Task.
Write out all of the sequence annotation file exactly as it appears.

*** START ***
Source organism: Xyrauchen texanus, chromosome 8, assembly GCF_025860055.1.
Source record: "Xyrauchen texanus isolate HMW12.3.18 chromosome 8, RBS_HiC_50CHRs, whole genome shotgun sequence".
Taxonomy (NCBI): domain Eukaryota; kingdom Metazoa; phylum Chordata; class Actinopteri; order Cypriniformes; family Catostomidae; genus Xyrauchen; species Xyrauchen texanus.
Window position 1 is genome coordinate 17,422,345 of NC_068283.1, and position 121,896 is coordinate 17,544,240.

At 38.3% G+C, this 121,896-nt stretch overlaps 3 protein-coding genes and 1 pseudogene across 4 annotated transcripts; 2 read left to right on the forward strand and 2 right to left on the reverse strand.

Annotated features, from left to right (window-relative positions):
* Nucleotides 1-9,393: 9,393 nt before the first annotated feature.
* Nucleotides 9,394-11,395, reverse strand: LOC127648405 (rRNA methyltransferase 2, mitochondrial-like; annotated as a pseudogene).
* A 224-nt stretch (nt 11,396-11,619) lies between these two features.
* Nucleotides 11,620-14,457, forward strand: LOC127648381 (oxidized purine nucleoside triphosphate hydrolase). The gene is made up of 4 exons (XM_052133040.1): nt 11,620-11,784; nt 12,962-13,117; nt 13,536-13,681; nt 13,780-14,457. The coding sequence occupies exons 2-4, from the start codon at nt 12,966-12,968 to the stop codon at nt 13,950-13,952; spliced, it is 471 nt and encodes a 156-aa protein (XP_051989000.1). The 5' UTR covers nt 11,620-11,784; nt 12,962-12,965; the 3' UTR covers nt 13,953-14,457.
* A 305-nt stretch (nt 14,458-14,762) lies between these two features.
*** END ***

Source organism: Xyrauchen texanus, chromosome 8, assembly GCF_025860055.1.
Source record: "Xyrauchen texanus isolate HMW12.3.18 chromosome 8, RBS_HiC_50CHRs, whole genome shotgun sequence".
Taxonomy (NCBI): domain Eukaryota; kingdom Metazoa; phylum Chordata; class Actinopteri; order Cypriniformes; family Catostomidae; genus Xyrauchen; species Xyrauchen texanus.
Window position 1 is genome coordinate 17,422,345 of NC_068283.1, and position 121,896 is coordinate 17,544,240.

At 38.3% G+C, this 121,896-nt stretch overlaps 3 protein-coding genes and 1 pseudogene across 4 annotated transcripts; 2 read left to right on the forward strand and 2 right to left on the reverse strand.

Annotated features, from left to right (window-relative positions):
* Nucleotides 1-9,393: 9,393 nt before the first annotated feature.
* Nucleotides 9,394-11,395, reverse strand: LOC127648405 (rRNA methyltransferase 2, mitochondrial-like; annotated as a pseudogene).
* A 224-nt stretch (nt 11,396-11,619) lies between these two features.
* Nucleotides 11,620-14,457, forward strand: LOC127648381 (oxidized purine nucleoside triphosphate hydrolase). The gene is made up of 4 exons (XM_052133040.1): nt 11,620-11,784; nt 12,962-13,117; nt 13,536-13,681; nt 13,780-14,457. The coding sequence occupies exons 2-4, from the start codon at nt 12,966-12,968 to the stop codon at nt 13,950-13,952; spliced, it is 471 nt and encodes a 156-aa protein (XP_051989000.1). The 5' UTR covers nt 11,620-11,784; nt 12,962-12,965; the 3' UTR covers nt 13,953-14,457.
* A 305-nt stretch (nt 14,458-14,762) lies between these two features.